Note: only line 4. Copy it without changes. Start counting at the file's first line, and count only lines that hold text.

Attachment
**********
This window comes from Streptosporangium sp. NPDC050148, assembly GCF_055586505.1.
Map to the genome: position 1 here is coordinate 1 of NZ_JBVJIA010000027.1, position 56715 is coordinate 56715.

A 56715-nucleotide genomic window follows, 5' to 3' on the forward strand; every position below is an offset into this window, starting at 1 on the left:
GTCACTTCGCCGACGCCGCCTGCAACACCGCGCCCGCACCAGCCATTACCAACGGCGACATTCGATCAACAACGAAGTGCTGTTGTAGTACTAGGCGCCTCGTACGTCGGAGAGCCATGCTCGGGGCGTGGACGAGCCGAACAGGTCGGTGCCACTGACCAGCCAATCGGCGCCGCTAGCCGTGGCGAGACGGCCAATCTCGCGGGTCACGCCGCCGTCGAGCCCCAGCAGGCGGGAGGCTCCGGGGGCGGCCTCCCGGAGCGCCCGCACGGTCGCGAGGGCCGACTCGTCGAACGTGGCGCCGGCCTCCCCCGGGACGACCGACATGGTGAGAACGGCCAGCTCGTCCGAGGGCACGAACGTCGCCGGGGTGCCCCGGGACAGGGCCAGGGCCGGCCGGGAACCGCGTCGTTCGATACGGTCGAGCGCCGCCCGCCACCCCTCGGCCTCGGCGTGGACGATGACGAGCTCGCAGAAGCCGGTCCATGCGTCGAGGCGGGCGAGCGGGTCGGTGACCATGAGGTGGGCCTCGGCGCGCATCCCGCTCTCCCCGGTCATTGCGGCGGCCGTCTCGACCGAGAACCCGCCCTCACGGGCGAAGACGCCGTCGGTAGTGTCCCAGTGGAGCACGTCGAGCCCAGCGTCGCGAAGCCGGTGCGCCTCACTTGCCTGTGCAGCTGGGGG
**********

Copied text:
GTCACTTCGCCGACGCCGCCTGCAACACCGCGCCCGCACCAGCCATTACCAACGGCGACATTCGATCAACAACGAAGTGCTGTTGTAGTACTAGGCGCCTCGTACGTCGGAGAGCCATGCTCGGGGCGTGGACGAGCCGAACAGGTCGGTGCCACTGACCAGCCAATCGGCGCCGCTAGCCGTGGCGAGACGGCCAATCTCGCGGGTCACGCCGCCGTCGAGCCCCAGCAGGCGGGAGGCTCCGGGGGCGGCCTCCCGGAGCGCCCGCACGGTCGCGAGGGCCGACTCGTCGAACGTGGCGCCGGCCTCCCCCGGGACGACCGACATGGTGAGAACGGCCAGCTCGTCCGAGGGCACGAACGTCGCCGGGGTGCCCCGGGACAGGGCCAGGGCCGGCCGGGAACCGCGTCGTTCGATACGGTCGAGCGCCGCCCGCCACCCCTCGGCCTCGGCGTGGACGATGACGAGCTCGCAGAAGCCGGTCCATGCGTCGAGGCGGGCGAGCGGGTCGGTGACCATGAGGTGGGCCTCGGCGCGCATCCCGCTCTCCCCGGTCATTGCGGCGGCCGTCTCGACCGAGAACCCGCCCTCACGGGCGAAGACGCCGTCGGTAGTGTCCCAGTGGAGCACGTCGAGCCCAGCGTCGCGAAGCCGGTGCGCCTCACTTGCCTGTGCAGCTGGGGG